Nate Eaton has had a rough 2023 on the diamond. After impressing in a small sample in 2022 with a league-average batting line paired with strong outfield defense, the regression monster has arrived. Eaton has reached base just once in 19 trips to the plate and has walked back to the dugout bat-in-hand in ten of those. He hasn’t even really had the opportunity to flash his elite speed on the basepaths yet, with just one stolen base attempt. But despite the struggles, Eaton has gotten to show off one of his tools this season.
The M101A1 howitzer is an American artillery piece capable of firing 105mm high-explosive semi-fixed ammunition over two miles. I’m no expert on military hardware, but I’m fairly confident Eaton has one attached to his right shoulder. No position player in baseball threw harder than he did last season. In 2022, 414 position players made at least 50 qualified throws measured by Statcast. Eaton led all of them in both average and max velocity. His hardest throw was a blistering 103.3 mph. Would you like to see what a 103.3 mph throw from the outfield looks like? I would too, but for some inane reason, Statcast captures throw velo but doesn’t show individual, sortable throws on a player’s page. If you pull up a specific play, it will only show pitch and exit velo.
As an aside: I find myself screaming anytime I write any article involving metrics because so much data that I want to access is either unavailable to the public or captured by Statcast and not shown on their website for no discernible reason. Look at this Statcast page. They have a pretty little graphic up top that allows one to actually see individual throws sorted by velo. The only problem is Nate Eaton, who throws harder than any other position player, is NOT EVEN SHOWN ON THE DAMN GRAPHIC. Dudes who made fewer throws in 2022 are shown but for some unknowable reason, he isn’t. I feel like I’m losing my mind over here. Anyway...
I’m not sure exactly when Eaton unleashed his maximum throw, but we can see an approximation. Old friend Michael A. Taylor had the second hardest outfield throw captured by Statcast last season, clocked at 102.4 mph:
That throw might have had a shot of nailing Andrés Giménez if it hadn’t three-hopped to the plate.
Flash forward to this season and Eaton is still showing off the arm. A year after recording three outfield assists in 182 innings, Eaton has already gunned down two runners in just 45 defensive innings. He is one of just ten outfielders that has recorded multiple assists in 2023, and only Will Brennan (Kansas State legend) has also done it in fewer than 50 defensive innings. Granted, one of them wasn’t an outfield assist in the traditional sense, but a result of how the Royals are aligning their outfielders:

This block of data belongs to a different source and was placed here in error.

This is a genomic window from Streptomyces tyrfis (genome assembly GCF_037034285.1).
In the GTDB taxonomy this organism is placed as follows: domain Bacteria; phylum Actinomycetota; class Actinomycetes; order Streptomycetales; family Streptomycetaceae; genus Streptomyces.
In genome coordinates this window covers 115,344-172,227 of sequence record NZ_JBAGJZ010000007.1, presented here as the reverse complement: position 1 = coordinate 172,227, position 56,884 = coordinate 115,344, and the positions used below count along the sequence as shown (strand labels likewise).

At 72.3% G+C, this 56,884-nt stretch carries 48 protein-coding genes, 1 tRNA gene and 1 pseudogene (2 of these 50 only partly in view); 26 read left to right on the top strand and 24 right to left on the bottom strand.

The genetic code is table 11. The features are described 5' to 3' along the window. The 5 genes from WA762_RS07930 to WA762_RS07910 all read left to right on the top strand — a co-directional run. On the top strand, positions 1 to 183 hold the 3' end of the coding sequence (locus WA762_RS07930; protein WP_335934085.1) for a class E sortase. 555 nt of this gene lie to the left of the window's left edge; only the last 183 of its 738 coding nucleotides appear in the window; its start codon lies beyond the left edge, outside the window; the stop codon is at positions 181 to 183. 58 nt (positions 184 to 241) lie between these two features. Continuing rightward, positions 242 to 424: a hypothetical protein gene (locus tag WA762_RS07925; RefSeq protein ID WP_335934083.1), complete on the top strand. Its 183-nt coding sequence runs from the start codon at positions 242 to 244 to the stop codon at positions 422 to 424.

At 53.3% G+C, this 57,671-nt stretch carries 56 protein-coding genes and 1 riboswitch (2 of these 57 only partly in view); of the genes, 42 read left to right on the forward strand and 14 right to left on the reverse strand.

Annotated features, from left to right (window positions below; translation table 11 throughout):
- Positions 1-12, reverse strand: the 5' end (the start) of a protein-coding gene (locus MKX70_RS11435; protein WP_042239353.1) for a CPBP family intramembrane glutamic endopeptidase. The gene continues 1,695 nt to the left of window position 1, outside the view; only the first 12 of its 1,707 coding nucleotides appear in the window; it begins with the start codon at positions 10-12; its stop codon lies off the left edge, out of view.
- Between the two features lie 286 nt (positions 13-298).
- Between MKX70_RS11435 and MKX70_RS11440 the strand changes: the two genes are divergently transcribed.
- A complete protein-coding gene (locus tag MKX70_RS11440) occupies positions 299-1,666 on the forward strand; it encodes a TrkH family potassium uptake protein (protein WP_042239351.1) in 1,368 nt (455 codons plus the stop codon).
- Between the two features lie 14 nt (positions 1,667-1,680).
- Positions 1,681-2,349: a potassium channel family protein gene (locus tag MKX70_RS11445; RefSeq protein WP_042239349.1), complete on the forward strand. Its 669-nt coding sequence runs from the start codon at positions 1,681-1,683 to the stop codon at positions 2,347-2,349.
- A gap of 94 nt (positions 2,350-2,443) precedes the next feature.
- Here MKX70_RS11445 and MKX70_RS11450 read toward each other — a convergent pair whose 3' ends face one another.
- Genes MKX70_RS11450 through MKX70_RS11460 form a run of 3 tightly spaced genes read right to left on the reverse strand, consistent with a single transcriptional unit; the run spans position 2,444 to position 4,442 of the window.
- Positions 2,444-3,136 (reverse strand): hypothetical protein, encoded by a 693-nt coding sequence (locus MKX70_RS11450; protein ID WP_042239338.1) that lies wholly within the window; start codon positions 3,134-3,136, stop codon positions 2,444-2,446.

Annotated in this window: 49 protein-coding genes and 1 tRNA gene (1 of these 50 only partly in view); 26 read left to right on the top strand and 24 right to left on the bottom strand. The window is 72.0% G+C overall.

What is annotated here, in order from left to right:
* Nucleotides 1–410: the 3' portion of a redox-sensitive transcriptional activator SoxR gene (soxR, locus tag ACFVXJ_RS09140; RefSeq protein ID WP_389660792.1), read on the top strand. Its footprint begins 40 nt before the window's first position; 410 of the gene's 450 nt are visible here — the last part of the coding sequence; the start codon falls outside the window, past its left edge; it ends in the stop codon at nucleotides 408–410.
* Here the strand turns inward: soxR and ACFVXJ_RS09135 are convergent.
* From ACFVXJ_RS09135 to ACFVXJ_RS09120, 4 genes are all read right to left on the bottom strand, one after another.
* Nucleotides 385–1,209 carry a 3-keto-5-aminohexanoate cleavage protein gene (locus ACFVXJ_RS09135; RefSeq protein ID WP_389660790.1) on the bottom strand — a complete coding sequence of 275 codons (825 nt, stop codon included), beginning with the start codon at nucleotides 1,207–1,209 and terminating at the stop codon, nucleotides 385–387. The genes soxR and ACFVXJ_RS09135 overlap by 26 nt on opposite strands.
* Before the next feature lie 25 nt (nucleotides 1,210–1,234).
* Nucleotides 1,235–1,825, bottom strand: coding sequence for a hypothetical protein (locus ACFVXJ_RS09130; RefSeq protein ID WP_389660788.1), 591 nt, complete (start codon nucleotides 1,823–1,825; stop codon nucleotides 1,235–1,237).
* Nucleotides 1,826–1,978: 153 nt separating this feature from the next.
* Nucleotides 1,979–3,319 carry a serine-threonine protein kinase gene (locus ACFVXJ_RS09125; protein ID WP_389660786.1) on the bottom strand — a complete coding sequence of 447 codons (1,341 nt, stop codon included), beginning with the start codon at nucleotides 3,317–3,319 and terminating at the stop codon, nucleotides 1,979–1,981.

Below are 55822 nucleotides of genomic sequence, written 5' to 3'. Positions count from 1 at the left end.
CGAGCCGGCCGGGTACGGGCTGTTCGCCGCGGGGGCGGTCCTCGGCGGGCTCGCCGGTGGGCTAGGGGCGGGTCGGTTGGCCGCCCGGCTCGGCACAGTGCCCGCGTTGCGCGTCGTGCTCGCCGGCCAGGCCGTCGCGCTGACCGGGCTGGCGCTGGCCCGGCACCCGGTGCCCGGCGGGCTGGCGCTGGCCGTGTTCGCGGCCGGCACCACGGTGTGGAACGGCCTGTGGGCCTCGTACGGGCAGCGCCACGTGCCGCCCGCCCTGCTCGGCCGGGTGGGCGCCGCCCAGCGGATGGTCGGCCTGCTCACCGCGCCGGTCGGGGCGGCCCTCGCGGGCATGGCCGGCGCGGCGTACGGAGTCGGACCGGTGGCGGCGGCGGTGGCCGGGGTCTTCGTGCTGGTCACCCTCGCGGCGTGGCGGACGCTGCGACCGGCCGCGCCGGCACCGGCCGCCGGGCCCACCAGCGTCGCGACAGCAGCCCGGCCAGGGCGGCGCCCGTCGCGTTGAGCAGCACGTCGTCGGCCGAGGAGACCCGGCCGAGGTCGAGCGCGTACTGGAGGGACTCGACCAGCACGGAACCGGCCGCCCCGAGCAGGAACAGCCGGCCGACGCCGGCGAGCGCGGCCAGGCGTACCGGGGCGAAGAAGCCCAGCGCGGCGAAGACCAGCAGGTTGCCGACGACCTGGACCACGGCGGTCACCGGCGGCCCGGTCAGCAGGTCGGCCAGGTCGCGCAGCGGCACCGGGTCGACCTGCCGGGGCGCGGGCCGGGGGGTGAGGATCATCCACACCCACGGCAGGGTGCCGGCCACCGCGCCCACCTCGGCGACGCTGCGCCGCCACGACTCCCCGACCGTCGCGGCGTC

Nothing special here: a groundout into the shift that we’ve seen plenty of in past years. The other one, however, is Eaton showing off his arm:
Daulton Varsho, who is not a slow guy, had to hold up near first initially as he couldn’t tell if the ball would be caught. He realized about a half second before the ball dropped that it would fall and took off for second. Eaton was able to quickly field the ball, set his feet, make the transfer, and deliver a bullet that just barely beat Varsho to the bag. Not many outfielders can make that play, and Eaton is one of the few with the arm to do so. With an arm like that, one has to wonder: what could he do on the mound?
Seven years ago, second-year head coach Jonathan Hadra of the Virginia Military Institute baseball program had the same thought. MLB fans have been dazzled in recent years by the two-way prowess of Shohei Ohtani, but two-way players have long been a factor in college baseball. So much so that there is an annual award for the best two-way player in Division I baseball: the John Olerud Award. While there are special cases like Paul Skenes and Brendan McKay, most two-way guys function as an everyday position player and a reliever on the side.
Such was the case for Eaton. As a freshman on a young VMI team in 2016, Eaton predominantly played second base while getting a little action at third as well. He also took the mound several times, which did not go well. In 20.2 innings, he walked 18 batters and allowed 21 earned runs. He ended up sitting out the 2017 season for reasons that I cannot find on the internet.
It would have been understandable for Hadra to pull the plug on the two-way idea given Eaton’s success at the plate, but he got another opportunity in the bullpen in 2018. Things went much better that year. He still struggled with walks, giving out 22 free passes in 24.1 innings, but he cut his ERA from 9.15 to 4.44. He was much less hittable and put up decent strikeout totals.